- Back in Cold War, I’ve swapped over to the Pelington 703 for some long-range shooting, but as I made my way past a burning hut, I was nearing the end of scenario one. What followed was a surreal sequence where Bell is trapped in the corridors of some unknown facility, and unable to escape, can only venture deeper until he is recalled into the next scenario. Unfortunately, I learned that Bell’s choices have no impact on the mission length; I imagine this was to accentuate the idea that right now, Bell is most certainly not in control of his situation.
- The second scenario has Bell starting out at the same crash site, only this time, it’s the middle of the knight, and players pick up a recurve bow. The weapon isn’t totally silent, and firing it will alert the Viet Cong to Bell’s position. Conversely, it is actually possible to sneak around them this time and only use the bow to pick off foes in Bell’s path: the weapon’s properties haven’t changed, and it’s still a one hit kill with reasonable accuracy.
- The mission becomes increasingly surreal as Bell proceeds through again, as random computer monitors and interrogation equipment lie scattered around the maps. I imagine that the art team would’ve had fun with this mission: the juxtaposition between the humid jungles of Vietnam and machinery belonging in some secret lab somewhere is pronounced, giving players the impression that whatever it is that Adler wants out of Bell won’t be easily retrieved.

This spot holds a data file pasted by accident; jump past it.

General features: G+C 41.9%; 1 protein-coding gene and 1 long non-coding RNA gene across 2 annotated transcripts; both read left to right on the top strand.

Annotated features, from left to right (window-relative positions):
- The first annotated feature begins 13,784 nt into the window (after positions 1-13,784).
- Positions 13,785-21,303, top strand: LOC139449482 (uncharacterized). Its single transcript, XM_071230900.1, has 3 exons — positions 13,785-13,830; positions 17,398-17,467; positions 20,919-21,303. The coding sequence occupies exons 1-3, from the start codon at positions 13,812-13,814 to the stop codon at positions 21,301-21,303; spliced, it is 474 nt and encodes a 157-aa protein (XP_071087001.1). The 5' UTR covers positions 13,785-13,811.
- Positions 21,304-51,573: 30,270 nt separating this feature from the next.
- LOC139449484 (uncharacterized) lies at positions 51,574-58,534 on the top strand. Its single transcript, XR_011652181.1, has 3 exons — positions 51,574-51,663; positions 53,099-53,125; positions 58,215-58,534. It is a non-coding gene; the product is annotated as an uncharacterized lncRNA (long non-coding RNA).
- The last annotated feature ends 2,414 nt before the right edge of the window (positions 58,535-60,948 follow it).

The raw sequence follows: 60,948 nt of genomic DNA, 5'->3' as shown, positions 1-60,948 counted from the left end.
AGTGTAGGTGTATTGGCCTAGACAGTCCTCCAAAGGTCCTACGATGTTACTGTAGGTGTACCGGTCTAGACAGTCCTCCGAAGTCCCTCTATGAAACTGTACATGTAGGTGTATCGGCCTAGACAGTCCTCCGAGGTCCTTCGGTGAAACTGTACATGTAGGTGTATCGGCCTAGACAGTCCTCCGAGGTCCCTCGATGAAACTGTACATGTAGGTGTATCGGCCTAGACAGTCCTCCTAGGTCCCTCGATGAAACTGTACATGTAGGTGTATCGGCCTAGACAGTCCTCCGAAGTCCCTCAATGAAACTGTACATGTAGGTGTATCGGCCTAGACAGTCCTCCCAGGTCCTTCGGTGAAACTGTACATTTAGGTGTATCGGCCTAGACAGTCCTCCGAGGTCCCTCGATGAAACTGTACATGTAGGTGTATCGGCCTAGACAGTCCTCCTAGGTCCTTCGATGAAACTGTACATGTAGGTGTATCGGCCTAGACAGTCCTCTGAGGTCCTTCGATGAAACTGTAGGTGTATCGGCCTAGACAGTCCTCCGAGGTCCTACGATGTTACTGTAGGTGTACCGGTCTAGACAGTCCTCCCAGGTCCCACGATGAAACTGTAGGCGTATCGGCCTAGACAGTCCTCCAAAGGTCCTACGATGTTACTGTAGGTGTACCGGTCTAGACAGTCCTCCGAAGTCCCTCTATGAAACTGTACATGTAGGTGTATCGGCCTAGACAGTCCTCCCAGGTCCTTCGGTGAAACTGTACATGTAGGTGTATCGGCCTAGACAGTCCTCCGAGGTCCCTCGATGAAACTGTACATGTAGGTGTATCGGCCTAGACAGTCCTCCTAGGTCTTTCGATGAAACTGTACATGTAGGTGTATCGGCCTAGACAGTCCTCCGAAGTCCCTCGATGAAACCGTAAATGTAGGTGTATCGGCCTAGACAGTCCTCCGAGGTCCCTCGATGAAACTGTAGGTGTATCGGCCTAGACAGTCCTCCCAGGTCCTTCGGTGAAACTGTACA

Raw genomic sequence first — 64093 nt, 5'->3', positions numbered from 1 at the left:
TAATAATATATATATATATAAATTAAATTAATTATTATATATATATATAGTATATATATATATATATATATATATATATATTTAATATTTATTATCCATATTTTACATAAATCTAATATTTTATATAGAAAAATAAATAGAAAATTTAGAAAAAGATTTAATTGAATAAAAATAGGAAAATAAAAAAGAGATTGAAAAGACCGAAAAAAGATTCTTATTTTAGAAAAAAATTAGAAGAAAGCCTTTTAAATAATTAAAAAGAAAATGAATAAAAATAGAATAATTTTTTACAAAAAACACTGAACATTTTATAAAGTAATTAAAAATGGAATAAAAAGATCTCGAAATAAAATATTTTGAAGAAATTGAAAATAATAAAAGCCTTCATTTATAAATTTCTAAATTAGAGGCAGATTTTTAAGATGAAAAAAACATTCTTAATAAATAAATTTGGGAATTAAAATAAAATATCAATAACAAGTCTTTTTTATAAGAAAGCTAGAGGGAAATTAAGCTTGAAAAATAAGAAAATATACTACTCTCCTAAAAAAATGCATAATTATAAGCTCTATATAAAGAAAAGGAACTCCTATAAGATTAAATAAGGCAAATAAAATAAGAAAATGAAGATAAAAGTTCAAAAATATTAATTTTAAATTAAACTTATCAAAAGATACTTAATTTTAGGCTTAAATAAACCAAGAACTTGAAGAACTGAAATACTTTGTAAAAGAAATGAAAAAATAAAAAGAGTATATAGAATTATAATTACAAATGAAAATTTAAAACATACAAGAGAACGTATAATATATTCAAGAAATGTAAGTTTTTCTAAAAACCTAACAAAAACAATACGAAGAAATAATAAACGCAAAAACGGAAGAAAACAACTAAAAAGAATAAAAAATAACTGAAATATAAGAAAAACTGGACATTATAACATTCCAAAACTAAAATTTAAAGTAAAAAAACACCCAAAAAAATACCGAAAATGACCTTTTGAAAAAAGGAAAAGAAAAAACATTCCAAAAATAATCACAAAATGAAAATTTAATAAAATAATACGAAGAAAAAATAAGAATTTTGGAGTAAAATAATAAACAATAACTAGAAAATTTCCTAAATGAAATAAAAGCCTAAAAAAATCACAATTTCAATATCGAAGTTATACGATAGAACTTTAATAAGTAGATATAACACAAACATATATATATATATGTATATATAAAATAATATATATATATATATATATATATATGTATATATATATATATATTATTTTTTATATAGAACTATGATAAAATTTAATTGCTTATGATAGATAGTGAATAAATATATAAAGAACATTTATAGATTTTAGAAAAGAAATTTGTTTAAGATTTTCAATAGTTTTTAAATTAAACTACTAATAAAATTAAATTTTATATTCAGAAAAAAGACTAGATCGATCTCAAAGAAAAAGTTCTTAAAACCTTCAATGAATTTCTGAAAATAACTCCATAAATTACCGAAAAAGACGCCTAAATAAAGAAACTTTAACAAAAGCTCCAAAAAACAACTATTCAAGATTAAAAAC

- It turns out that obeying Adler will only reveal that Bell’s missing some of his memories about Perseus, and disobeying Adler will reveal that Adler was involved in brainwashing Bell via the MK-Ultra programme. This CIA-sanctioned bit of human experimentation was carried out under the cover of being legitimate research, but instead, was intended to determine how to control the human mind; its outcomes would’ve been used to extract truth from prisoners in interrogations and potentially rewrite individuals’ personality and memories outright. Unsurprisingly, the more extreme aspects of MK-Ultra were not successful, and today, the revelation that such a programme existed is a sign that despite their claims otherwise, the United States isn’t exactly speaking from the moral high ground on many claims about other nations.
- The final scenario gives Bell the M79 Grenade Launcher, which is overkill for blowing away the Viet Cong soldiers in the rice paddies. Cold War did tax my machine somewhat: I’m running medium-high settings to maintain a smooth rate, and since my GPU dates before NVIDIA’s RTX line, it means that real-time ray-tracing isn’t an option for me. In spite of this, the game still looks serviceable – the world reflections in the water remain of a decent quality, and having a few of the settings set to high did not have an adverse impact on my frame rates.